David Curtis, National Children's Bureau

Describe your role
I am the Young NCB and Participation projects manager. I assist and support the development of National Children's Bureau’s (NCB) work and profile with regard to children and young people’s participation both in NCB and with other agencies nationally. My role also includes actively liaising and working with children and young people to ensure that NCB activity is influenced by their views and experiences and, wherever possible, includes them in the delivery of our work. An example of this would be my current management of the Participation Works young people’s advisory group, called PW's EAR (Engaging, Advising, Representing). This group liases, supports and influences the work of the Participation works Consortium and Participation Works.

What makes a good participation worker?
There are many angles to which this could be approached and the skills required of participation workers I feel just seem to be growing and growing.  However, for me, a crucial part of being a good participation worker (apart from being very good at direct engagement) is having the ability to be an effective communication vehicle and advocate for children and young people when they cannot, or are not allowed to, convey their views and messages themselves.

What are the barriers to involving children and young people?
Barriers to involvement vary a lot and to be honest I think it is best for me to say how I approach things. I try to foresee potential barriers relevant to what it is I am trying to accomplish and achieve. Then I find and work on the solution or means to overcome them. But, if you really want to quote me, I have always found the biggest barriers to participation are generally the limits we in the adult world set, individually, organisationally and nationally.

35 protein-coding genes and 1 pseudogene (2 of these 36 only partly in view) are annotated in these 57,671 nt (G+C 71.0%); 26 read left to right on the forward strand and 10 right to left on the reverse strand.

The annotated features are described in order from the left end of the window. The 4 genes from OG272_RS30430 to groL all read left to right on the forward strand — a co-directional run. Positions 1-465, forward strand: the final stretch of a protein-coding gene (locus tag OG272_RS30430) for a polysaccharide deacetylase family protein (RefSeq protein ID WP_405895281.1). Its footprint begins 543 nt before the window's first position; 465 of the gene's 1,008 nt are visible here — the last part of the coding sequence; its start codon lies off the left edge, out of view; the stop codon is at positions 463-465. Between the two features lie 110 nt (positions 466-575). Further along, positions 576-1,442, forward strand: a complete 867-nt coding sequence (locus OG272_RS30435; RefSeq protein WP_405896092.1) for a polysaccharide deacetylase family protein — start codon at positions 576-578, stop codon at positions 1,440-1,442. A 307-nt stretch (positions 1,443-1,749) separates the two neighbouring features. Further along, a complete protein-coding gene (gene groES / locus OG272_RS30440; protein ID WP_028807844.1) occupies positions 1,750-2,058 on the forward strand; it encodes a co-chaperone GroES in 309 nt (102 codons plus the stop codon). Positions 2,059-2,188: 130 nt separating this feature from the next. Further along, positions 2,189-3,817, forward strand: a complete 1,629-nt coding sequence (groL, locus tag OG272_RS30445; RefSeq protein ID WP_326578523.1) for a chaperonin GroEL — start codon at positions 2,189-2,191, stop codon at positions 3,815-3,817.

What are the benefits?
This question is very broad; my initial response is benefits to whom? You, me, my organisation, the young person, the government, the local community, the region, the project and so on. Anyway, I feel anything that relates to a child or young person needs to be having their voices and views soaked throughout it. The benefit of this is that children and young people tend to challenge you more effectively than others, question your decisions, choices, pose things that a lot of adults might not have considered or thought about. So for me, they get you to think about things more and question yourself, which is only a good thing.   

What tips do you have for effective participation of children and young people?
Do not approach the participation of children and young people with thoughts of how they can fit into your existing structures, systems and environment. Rather think of what changes are required of you and your organisation to have them engaging and influencing what you do effectively.

What is effective participation?
My quick answer, though I could write a book, is that the effective participation of children and young people works best when people begin to realise that it is the collective responsibility of all and not just those with participation in their titles.  The participation of children and young people has to be embedded in and part of the culture of what we do and want to achieve for it to be successful. This generally requires the willingness to change the way we work, think and approach the participation of children and young people.

Participation Works is a partnership of…
British Youth CouncilChildren's Rights Alliance for EnglandKIDSNational Council for Voluntary Youth ServicesNational Youth AgencyNCB